Tag Archives: date

Michael Mayfield’s Court Appearance Moved to After Election

A top Kingston, Tenn., police official denied giving “special treatment” to Michael Mayfield after admitting he changed Mayfield’s initial court date from May to Aug. 27 — three weeks after an election that Mayfield’s father must win to reach Congress.
More from Chris Carroll:
“There’s no special treatment at all,” Kingston Assistant Police Chief Gary Nelson said. “It had nothing to do with the election coming up. It was totally my choice to pick that date.”
The court date for Mayfield is scheduled 25 days after the Aug. 2 Republican primary election in Tennessee’s 3rd Congressional District. That’s a crucial test for the political future of his father, Scottie Mayfield, who’s running against incumbent U.S. Rep. Chuck Fleischmann.
On April 26, Michael Mayfield, 33, was charged with vandalism under $500 after he confessed to slashing a Fleischmann aide’s tire. The incident took place April 24 at a campaign event for his father at the Roane County Courthouse. In a public apology, Scottie Mayfield said he asked authorities to treat his son “like anyone else.”
A Chattanooga Times Free Press review of the 70 initial appearances in Roane County General Sessions Court for people arrested or cited between April 23-30 shows that the court date for the younger Mayfield is the last one. Two other dates are set for August, but the remaining 67 — some of which were assigned after Mayfield was charged — are scheduled for April, May, June and July.

Woodson Revises Resignation Date to July 9 With Election in Mind (her successor’s)

Senate Speaker Pro Tempore Jamie Woodson has delayed resignation from her Senate seat until July 9.
Woodson, R-Knoxville, said she submitted a revised letter of resignation Friday to Senate Speaker Ron Ramsey because an earlier resignation could cause legal problems in fixing election dates to avoid extra expense.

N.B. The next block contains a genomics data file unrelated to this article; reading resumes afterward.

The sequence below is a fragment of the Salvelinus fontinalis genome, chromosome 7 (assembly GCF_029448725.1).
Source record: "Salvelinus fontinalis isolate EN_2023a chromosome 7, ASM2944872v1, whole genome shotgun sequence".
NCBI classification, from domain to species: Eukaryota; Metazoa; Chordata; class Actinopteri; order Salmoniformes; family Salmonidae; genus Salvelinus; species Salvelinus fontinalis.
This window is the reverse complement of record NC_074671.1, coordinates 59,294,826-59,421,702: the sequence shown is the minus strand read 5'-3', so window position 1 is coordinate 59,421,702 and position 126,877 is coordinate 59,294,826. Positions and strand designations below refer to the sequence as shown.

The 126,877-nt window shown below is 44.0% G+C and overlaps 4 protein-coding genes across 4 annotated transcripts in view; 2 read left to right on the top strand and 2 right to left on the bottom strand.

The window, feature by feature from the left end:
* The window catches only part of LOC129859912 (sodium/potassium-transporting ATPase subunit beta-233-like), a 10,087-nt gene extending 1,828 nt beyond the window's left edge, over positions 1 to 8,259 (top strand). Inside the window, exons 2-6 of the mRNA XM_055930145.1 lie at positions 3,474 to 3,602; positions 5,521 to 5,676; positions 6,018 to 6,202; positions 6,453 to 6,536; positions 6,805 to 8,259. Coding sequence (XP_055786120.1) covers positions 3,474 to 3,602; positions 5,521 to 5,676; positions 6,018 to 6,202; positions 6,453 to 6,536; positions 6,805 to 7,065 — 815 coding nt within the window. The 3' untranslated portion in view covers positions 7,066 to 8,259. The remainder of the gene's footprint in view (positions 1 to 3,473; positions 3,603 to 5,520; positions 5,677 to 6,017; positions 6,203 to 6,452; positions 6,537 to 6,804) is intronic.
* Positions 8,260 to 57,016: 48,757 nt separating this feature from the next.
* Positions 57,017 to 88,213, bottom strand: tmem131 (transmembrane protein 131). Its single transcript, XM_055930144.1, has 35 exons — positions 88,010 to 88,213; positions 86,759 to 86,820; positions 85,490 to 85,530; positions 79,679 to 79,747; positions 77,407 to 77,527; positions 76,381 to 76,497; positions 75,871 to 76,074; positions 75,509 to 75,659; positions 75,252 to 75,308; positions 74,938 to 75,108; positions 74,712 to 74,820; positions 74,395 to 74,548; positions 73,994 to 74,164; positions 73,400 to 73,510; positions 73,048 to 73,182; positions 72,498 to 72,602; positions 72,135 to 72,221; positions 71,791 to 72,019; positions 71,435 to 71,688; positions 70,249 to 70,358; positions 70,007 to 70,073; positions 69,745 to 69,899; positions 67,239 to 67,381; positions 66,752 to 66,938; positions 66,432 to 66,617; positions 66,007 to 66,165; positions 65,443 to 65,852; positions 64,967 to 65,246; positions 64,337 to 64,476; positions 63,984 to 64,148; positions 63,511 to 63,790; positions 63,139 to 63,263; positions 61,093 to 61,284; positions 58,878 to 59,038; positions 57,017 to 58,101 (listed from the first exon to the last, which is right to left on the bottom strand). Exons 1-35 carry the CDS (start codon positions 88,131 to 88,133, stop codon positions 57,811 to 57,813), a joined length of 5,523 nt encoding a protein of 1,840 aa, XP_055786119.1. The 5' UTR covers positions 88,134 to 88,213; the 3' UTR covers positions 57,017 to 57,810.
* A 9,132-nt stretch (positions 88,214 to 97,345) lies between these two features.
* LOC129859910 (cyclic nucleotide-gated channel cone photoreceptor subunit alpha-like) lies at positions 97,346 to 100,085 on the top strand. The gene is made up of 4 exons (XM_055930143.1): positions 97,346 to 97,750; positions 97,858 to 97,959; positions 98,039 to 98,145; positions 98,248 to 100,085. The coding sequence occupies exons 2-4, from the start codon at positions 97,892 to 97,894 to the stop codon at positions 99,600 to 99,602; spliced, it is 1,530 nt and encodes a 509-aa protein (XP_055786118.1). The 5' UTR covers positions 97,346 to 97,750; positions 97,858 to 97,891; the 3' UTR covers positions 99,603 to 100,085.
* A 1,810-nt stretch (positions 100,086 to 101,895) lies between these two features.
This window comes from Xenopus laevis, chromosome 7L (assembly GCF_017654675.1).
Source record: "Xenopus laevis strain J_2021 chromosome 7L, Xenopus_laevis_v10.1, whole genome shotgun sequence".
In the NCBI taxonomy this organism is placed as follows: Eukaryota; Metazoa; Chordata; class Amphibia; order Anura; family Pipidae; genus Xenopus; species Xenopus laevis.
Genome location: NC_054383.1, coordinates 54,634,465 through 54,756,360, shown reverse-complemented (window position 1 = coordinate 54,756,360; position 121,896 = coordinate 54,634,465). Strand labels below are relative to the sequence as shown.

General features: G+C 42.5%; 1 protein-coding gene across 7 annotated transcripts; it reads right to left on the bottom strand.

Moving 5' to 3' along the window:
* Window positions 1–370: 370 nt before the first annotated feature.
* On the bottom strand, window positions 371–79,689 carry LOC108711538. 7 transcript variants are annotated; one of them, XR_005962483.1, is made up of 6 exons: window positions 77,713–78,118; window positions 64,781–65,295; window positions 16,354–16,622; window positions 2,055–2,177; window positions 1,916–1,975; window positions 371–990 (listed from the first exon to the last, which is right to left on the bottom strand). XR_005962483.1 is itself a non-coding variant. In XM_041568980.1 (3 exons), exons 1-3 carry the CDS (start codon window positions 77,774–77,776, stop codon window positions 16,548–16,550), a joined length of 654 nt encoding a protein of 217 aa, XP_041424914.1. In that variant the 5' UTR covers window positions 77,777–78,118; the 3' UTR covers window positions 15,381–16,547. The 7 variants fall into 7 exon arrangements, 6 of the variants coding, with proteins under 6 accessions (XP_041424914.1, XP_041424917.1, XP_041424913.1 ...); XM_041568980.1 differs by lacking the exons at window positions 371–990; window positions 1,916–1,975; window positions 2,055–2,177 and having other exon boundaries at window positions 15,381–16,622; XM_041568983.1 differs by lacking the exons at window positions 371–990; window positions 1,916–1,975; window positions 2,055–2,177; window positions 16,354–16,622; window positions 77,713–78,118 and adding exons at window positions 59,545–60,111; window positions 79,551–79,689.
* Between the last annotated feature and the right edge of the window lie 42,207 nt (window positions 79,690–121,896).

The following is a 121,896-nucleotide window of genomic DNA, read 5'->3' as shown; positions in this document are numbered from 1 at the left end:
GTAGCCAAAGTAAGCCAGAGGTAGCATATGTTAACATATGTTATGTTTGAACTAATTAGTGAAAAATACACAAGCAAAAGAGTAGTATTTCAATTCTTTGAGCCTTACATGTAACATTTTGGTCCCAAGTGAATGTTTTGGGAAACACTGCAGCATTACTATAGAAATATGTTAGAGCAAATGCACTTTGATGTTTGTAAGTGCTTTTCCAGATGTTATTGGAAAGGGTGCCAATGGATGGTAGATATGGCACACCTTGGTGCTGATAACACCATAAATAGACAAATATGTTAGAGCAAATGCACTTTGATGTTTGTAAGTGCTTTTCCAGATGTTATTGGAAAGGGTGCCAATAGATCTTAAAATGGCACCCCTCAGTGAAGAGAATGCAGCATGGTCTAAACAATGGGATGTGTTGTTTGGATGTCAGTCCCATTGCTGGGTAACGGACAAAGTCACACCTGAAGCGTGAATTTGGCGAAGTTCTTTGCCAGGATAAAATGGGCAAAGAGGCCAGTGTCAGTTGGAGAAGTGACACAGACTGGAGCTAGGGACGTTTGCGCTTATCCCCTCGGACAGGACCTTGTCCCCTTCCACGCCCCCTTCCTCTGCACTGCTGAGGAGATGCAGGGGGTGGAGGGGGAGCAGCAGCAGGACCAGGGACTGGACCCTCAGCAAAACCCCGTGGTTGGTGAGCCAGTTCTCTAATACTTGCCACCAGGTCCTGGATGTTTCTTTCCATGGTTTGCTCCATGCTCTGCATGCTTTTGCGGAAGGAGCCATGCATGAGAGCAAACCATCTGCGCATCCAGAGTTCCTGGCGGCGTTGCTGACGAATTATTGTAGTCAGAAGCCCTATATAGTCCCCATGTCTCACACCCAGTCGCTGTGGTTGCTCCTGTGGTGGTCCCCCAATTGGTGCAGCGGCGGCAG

Originally, Woodson planned to resign effective upon the end of the General Assembly’s 2011 session or July 1, whichever came first. After consulting with various officials, it was determined that July 9 is the preferred date for the resignation, she said.
With the Senate District seat becoming vacant on that date, the timing laid out in various statutes governing special elections will make the primary election for her successor fall at the same time as the Knoxville city elections on Sept. 27.
Woodson announced earlier she will give up her seat to become head of the State Collaborative on Reforming Education (SCORE), founded by former U.S. Senate Majority Leader Bill Frist.

House Votes to Push Schools Toward Uniform School Opening Date

The House has voted to push public schools toward beginning their school year no later than the fourth Monday in August, but only after more than 20 counties were excluded from the bill’s provisions.
As passed by the Senate earlier, SB1471 would require that schools open no later than the second Monday in August in 2012, the third Monday in August in 2013 and the fourth Monday in August in 2014.
But the House piled on amendments exempting various counties at the urging of legislators who said they acted at the request of school boards in their home counties.
Backers of the bill warned the multiple exemptions could violate provisions of the state constitution, but those pushing the amendments – with one exception – apparently accepted arguments that each legislator should decide matters impacting only his or her county.
Reps. John DeBerry, D-Memphis, and Richard Montgomery, R-Sevierville, acted as lead spokesman for the bill, contending it would benefit parents and students by assuring summer vacation time is preserved and businesses by assuring that students are available to work at summer jobs.
Montgomery said a University of Tennessee poll found that 71 percent of Tennesseans think schools now start too early. He also said schools will save money by not having to pay for cooling during August, the most expensive month for air conditioning.
The move to exclude multiple counties, Montgomery said, “just blows my mind.”
The bill passed 70-23, with many of those who exempted their own counties out still supporting the amended version.
One of those was Casada, who was criticized by Democrats for removing Williamson County after earlier this year sponsoring a bill to have the Legislature override a Nashville City ordinance that prohibits discrimination based on sexual orientation.
The only opt-out amendment that was rejected came from Democratic Rep. Brenda Gilmore of Nashville. It was defeated after Republican Rep. Jim Gotto, also of Nashville, objected to Gilmore’s move.
The bill allows school systems that miss an average of 10 school days or more for a five-year period to seek a waiver from the law from the Department of Education.
The measure now returns to the Senate, which must decide whether to go along with the multiple amendments.
Among East Tennessee counties amended out of the bill were Blount, Hamblen, Johnson, Carter, Loudon, Monroe and McMinn. Memphis City Schools, the state’s largest system, was also excluded on motion of Rep. Joe Towns, D-Memphis.